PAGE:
James E. Billie
Tribal leasing regulations foster economic development, represent another step furthering tribal self-determination
HOLLYWOOD, FLORIDA – Secretary of the Interior Sally Jewell and Bureau of Indian Affairs Director Michael Black Thursday joined Seminole Tribal Chairman James E. Billie to formally approve tribal leasing regulations that will help spur investment and commercial development on the Seminole Tribe’s reservations.
Upon approval of the tribal regulations by the Department of the Interior, tribes may approve land leases without Bureau of Indian Affairs (BIA) approval, fostering tribal self-governance in the approval of leases for homes and small businesses in Indian Country.
“The Seminole Tribe of Florida will now decide for itself how it wants to do business on its lands – from making it easier for families to buy and build houses to opening businesses in the communities where they have lived for generations,” said Secretary Jewell, who also serves as chair of the White House Council on Native American Affairs. “Today’s agreement will encourage economic development and help create jobs while strengthening tribal sovereignty and self-determination by putting these decisions back in the hands of the tribe.”
Today’s signing ceremony comes on the heels of the White House Tribal Nations Conference held in December 2014, when leaders from all 566 federally recognized tribes were invited to Washington, D.C. to interact directly with the President and senior cabinet and administration officials. The conference – the sixth for the Obama Administration – continues to build on the President’s commitment to strengthen the government-to-government relationship with Indian Country.
“This is an important day for the Seminole Tribe, which will be able to process residential and business leases without the need for BIA approval,” said Chairman Billie. “This authority will allow the Tribe to better serve its members and create new opportunities for economic development on the Tribe’s reservations. We appreciate the Department’s assistance in working with the Tribe through the approval process.”
“Tribal self-determination means the tribe will now decide how its lands may be used for the good of its members and how it wants to do business on its lands,” said BIA Director Black. “The Seminole Tribe’s endeavors contribute to the local, state and regional economies and the tribe’s leasing initiative will further that economic vitality and contribution.”
Tribal council members and several tribal government officials joined Secretary Jewell, Director Black and Chairman Billie during a signing ceremony this morning at Seminole Tribal Headquarters in Hollywood, Florida.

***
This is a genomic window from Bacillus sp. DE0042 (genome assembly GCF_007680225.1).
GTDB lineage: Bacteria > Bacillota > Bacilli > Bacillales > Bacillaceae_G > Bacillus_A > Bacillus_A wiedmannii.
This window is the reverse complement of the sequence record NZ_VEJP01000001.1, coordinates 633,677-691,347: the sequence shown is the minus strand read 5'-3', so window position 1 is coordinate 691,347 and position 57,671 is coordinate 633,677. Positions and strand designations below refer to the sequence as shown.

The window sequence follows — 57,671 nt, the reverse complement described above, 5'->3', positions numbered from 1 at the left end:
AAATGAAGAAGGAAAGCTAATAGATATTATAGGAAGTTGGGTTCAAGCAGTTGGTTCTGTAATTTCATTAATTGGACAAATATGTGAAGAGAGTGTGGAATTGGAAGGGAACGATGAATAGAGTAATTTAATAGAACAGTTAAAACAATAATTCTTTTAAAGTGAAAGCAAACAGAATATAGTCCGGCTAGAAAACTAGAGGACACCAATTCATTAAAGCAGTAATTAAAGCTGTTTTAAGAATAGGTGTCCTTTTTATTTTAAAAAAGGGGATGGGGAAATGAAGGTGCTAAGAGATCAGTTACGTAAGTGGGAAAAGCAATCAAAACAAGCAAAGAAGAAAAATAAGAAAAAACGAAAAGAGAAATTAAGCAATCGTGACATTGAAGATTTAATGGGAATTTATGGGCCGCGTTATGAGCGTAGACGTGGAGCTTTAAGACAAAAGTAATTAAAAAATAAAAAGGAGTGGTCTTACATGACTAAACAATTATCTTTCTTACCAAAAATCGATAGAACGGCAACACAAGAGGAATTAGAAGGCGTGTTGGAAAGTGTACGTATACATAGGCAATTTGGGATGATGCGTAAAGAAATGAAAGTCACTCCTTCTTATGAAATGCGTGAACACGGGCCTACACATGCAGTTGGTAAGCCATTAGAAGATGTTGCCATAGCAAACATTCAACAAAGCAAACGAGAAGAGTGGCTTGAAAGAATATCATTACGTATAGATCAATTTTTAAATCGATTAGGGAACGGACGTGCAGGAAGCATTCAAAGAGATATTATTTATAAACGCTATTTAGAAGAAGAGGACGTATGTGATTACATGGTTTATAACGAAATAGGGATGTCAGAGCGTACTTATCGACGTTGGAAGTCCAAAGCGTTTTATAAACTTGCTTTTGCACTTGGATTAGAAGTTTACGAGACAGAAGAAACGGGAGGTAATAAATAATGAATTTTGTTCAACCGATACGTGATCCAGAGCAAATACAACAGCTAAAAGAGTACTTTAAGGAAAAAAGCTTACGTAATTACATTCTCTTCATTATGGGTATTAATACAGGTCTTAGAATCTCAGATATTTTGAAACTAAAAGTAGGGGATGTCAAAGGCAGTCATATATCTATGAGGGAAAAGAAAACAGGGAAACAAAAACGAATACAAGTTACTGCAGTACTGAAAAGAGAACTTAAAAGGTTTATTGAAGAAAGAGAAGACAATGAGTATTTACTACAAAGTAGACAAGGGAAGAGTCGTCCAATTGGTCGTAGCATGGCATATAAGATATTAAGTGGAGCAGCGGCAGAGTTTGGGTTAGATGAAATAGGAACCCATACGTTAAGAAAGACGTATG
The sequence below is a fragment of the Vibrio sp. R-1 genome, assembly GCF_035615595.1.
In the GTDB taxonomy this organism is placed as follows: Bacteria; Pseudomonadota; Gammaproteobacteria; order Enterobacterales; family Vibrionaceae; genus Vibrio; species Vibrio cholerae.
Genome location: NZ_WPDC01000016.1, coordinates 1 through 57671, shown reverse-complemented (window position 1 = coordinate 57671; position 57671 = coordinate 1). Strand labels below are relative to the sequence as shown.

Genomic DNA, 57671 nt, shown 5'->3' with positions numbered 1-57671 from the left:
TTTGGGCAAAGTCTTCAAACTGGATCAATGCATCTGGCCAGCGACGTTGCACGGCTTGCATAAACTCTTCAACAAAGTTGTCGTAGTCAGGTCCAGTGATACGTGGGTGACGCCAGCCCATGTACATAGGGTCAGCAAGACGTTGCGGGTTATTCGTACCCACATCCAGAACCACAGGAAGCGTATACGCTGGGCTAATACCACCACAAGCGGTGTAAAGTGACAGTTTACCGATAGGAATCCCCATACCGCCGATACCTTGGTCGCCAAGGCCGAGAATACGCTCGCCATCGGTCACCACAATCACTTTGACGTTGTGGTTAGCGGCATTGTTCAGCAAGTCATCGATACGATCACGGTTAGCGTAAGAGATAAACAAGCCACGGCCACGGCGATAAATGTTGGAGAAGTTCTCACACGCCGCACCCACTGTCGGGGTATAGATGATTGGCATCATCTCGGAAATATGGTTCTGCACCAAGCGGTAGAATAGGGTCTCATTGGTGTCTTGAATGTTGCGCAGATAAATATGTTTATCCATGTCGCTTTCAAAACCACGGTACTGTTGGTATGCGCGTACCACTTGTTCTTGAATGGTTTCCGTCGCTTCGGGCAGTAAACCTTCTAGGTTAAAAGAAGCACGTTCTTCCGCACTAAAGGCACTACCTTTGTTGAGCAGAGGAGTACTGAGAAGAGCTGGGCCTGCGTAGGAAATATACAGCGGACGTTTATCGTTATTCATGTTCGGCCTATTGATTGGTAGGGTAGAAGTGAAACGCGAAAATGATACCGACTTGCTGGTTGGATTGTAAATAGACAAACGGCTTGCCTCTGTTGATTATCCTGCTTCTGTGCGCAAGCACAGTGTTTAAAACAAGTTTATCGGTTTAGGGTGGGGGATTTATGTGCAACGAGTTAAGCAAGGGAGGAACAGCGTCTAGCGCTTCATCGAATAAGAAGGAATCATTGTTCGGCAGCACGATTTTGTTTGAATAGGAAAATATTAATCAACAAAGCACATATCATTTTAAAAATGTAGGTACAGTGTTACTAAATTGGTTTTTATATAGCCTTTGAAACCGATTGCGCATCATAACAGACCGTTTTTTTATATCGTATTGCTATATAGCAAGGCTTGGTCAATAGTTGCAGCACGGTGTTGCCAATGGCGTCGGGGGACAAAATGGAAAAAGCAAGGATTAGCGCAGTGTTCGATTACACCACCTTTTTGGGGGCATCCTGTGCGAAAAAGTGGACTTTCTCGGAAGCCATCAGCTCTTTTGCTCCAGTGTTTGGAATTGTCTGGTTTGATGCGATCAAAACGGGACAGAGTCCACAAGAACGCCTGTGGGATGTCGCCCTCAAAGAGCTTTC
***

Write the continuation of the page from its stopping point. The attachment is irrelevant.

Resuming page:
The Seminole Tribe of Florida resides in communities located on six component reservations: Big Cypress, Brighton, Fort Pierce, Hollywood, Immokalee and Tampa. The Tribe expects to use its new authority for business, residential and biomass energy development, as well as for cultural, educational, recreational, spiritual, and other purposes.
Under the Helping Expedite and Advance Responsible Tribal Homeownership Act (HEARTH Act), signed by President Obama in July 2012, federally recognized tribes may develop and implement their own laws governing leasing of federal tribal trust lands for residential, business, renewable energy and other purposes. The law provides that such tribes may lease their lands without federal approval, promoting greater investment in tribal communities and job creation, both of which support tribal self-determination.
The Secretary’s action today brings to 15 the number of federally recognized tribes with leasing regulations approved under the HEARTH Act. An additional 14 tribes have HEARTH Act applications under current review or modification. A full list of approved regulations and additional information about the HEART Act is available HERE.
The HEARTH Act complements a parallel effort Interior undertook to overhaul the BIA regulations that govern its process for approving surface leases on lands the federal government holds in trust for Indian tribes and individuals. As trustee, Interior manages about 56 million surface acres in Indian Country.
The new regulations were finalized in December 2012 and represent the most comprehensive reform of the BIA’s antiquated leasing process. The new regulations fundamentally change the way the BIA does business, providing clarity by identifying specific processes – with enforceable timelines – through which the BIA must review leases. The regulation also establishes separate, simplified processes for residential, business, and renewable energy development, rather than using a “one-size fits all” approach that treats a lease for a single family home the same as a lease for a large wind energy project.